A freshly made paloma. Photo by Donna Turner Ruhlman.

A freshly made Paloma. Photo by Donna Turner Ruhlman.

I’ve written before in the depths of winter that now is grapefruit season and grapefruits were my first realization that food was in fact seasonal. It was 1989 and I’d grown up in a country where I could buy pretty much anything I knew about all year long and this was the natural way of the world. I’d fallen in love with Donna, who was a photographer for the Palm Beach Daily News, but I kept long-held plans and left her to travel Africa and Asia, only to find myself 10 weeks later on the porch of an American expatriate living in Ouagadougou. A monkey jumped onto my lap, and I thought What the hell am I doing in Ouagadougou when I’m in love with this beautiful photographer in southern Florida?

I couldn’t answer the question. I caught a train to Abidjan and from the Côte d’Ivoire a plane home. I packed my little Mazda 626 with everything I owned and drove from Cleveland to Florida, with dinner and a few hours’ sleep at the home of my mentor in Durham, NC.

A few months later, mid-February, there was grapefruit everywhere. I was astonished. Look at all these trees that used to have just leaves, in front lawns and backyards, trees heavy with grapefruit. AMAZING grapefruit. They grew in abundance behind a little cottage I was able to rent on that opulent plump island. I lived on the stuff.

So I wanted to honor the grapefruit in its season for this Friday Cocktail Hour, and I do so happily by reprising a summertime drink I’m so fond of, the Paloma, which also happens to be my favorite cocktail photograph by the woman who decided to marry me a year and a half after the monkey jumped onto my lap.

Cure the wintertime blues with a blast of vitamin C and some reposado tequila (any good tequila will do), 2 to 1 juice to booze, and a squeeze of lime to finish. That’s it!

The Donna Paloma

  • 2 ounces añejo or reposado tequila
  • 4 ounces freshly squeezed Florida grapefruit juice
  • 1 fat lime wedge
  1. Combine the hooch and the juice in glass, fill with ice, garnish with lime. Put on some shades and listen to Ramsey Lewis’s “Sun Goddess.”

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© 2013 Michael Ruhlman. Photo © 2013 Donna Turner Ruhlman. All rights reserved.

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11 Wonderful responses to “Friday Cocktail Hour: The Donna Paloma”

  • Jim Washburn

    Texas grapefruits are better than Florida grapefruits.

  • Lora in Louisville

    And this Mr. Ruhlman is why we like this blog- the best of all of the combined compliments of the past post. Won’t be doing the paloma tonight as it is full on fish-fry season in Louisville- Will raise my grapefruit later in the weekend. Cheers!

  • Bill Bumgarner

    Fantastic choice of tequilas in that picture! That is Tequila Ocho, a highlands tequila distilled at La Altena (where El Tesoro and Tapatio are also made).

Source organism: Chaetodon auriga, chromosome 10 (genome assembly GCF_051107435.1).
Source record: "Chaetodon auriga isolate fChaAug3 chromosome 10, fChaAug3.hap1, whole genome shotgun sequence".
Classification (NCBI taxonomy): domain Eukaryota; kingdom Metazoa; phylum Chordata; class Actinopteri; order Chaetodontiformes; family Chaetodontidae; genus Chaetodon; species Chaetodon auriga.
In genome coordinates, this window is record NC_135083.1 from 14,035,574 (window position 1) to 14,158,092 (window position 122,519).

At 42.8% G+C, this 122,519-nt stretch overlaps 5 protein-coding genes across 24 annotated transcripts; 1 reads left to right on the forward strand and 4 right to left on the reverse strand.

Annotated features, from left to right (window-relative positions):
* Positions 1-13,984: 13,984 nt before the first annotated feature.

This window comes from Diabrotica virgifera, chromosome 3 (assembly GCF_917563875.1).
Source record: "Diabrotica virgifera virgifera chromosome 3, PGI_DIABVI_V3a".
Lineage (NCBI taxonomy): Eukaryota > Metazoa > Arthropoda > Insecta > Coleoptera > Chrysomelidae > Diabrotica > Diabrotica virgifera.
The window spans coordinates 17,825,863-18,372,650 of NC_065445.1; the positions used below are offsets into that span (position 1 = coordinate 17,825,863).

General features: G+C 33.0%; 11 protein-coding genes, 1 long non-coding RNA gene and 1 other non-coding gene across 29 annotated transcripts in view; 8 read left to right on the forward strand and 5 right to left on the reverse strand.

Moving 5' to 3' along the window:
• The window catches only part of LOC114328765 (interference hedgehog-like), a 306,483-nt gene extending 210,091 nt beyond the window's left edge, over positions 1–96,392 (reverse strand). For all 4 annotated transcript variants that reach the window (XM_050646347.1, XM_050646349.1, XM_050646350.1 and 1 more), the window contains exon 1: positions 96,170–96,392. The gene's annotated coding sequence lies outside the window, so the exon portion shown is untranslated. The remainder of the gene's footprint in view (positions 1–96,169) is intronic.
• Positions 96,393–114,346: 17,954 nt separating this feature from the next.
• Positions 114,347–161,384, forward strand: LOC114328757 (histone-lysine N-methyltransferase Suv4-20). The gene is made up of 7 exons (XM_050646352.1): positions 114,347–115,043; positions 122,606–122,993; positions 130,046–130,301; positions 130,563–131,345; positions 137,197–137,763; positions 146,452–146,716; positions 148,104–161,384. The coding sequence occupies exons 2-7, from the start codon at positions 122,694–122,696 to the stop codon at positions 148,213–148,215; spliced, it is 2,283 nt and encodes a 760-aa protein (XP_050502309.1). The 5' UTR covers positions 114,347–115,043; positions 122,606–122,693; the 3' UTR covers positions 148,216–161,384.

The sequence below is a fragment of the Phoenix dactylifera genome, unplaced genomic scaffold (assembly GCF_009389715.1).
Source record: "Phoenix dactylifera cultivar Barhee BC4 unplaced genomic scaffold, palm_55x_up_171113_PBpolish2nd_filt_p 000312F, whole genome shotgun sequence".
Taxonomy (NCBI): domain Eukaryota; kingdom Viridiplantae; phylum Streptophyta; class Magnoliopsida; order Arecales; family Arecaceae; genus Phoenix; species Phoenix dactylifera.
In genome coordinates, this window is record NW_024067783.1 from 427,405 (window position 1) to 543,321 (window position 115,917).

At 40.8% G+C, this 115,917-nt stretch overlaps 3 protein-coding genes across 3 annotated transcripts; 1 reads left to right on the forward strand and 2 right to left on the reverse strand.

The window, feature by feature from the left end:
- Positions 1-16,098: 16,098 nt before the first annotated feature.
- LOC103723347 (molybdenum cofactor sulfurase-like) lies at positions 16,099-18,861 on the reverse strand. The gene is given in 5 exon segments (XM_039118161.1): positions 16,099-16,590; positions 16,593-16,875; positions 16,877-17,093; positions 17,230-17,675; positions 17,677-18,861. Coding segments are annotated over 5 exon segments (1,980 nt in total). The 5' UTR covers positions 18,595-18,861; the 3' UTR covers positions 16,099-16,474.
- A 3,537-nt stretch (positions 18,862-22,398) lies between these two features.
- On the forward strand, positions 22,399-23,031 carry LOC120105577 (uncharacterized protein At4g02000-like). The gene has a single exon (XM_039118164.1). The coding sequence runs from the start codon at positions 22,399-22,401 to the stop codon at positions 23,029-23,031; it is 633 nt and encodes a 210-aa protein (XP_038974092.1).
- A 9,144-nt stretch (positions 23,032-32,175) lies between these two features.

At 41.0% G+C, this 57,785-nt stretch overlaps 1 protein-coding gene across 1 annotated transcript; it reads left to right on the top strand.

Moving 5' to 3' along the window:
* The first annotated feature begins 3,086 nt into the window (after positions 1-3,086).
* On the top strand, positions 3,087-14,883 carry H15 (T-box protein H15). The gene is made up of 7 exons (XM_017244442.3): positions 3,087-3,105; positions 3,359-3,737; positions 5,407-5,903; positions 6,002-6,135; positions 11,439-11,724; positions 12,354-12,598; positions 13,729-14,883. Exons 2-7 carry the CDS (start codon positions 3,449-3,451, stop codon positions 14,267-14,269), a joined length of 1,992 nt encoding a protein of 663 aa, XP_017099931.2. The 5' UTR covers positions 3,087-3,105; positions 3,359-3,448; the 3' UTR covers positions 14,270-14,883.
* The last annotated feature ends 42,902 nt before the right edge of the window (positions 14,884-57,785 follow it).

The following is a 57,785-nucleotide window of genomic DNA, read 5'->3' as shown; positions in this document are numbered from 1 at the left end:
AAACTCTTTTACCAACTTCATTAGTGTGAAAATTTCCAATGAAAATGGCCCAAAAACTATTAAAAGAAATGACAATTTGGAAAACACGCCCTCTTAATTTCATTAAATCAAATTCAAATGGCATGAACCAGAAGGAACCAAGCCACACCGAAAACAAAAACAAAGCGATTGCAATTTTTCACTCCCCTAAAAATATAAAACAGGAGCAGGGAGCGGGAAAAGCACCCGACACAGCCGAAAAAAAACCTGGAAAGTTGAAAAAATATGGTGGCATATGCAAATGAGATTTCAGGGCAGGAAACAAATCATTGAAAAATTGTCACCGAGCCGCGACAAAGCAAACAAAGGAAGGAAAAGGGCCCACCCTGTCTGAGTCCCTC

Beyond being extremely well made, Ocho is unique in that every batch is made from Agave harvested from a single large field. Thus, you can pick up two bottles of Blanco and if the labels say they are from different fields, a taste comparison will yield subtle, but surprising, differences in an otherwise identically made product.

    This may seem surprising, but keep in mind that good tequila is made 100% from the Weber Blue Agave Tequilano plant, which requires nearly a decade (sometimes longer) of time in the ground before it can be harvested and turned into tequila. All that time in the field means the plant has a long, long, time to develop flavors unique to altitude, farm and, even, field.

  • Victoria

    Once you posted your original Paloma, it became my drink of choice for the rest of the summer. In the winter, there are always fresh grapefruit in my house, so I’m giving this a try later on today.

    By the way, I always use reposado tequila when I make a Paloma, but I recently read an article that said silver tequila was the way to go. Maybe next time.

    By the way, will you please let me know how you store your “best homemade bread?”

  • Allen

    Friday cocktail post lead me to purchase a book by Reynolds Price on Amazon.
    After your last recommendation of The Things They Carried, I am looking forward to it.
    Happy Friday all!

  • Elke

    Made this tonight and have made them over the last month or two… this ratio is what I’d adjusted from the other recipe. I think they’re good in cold or hot weather — granted, most of CA isn’t ever really “cold”. Cin cin!

  • Noelle

    This post brings back memories from my childhood. I grew up in southern Florida and we had two large grapefruit trees in the yard. During the winter, I remember eating a freshly picked grapefruit almost every morning and collecting bags of them to take to relatives up north. Maybe my memories are glorified, but I’ve never had grapefruit as vibrantly pink and deliciously sweet and juicy as those.

    This past year, I’ve held off buying fruits and vegetables until they’ve been in season; doing this is so worth the wait because the quality of in-season-flavor is incredible.

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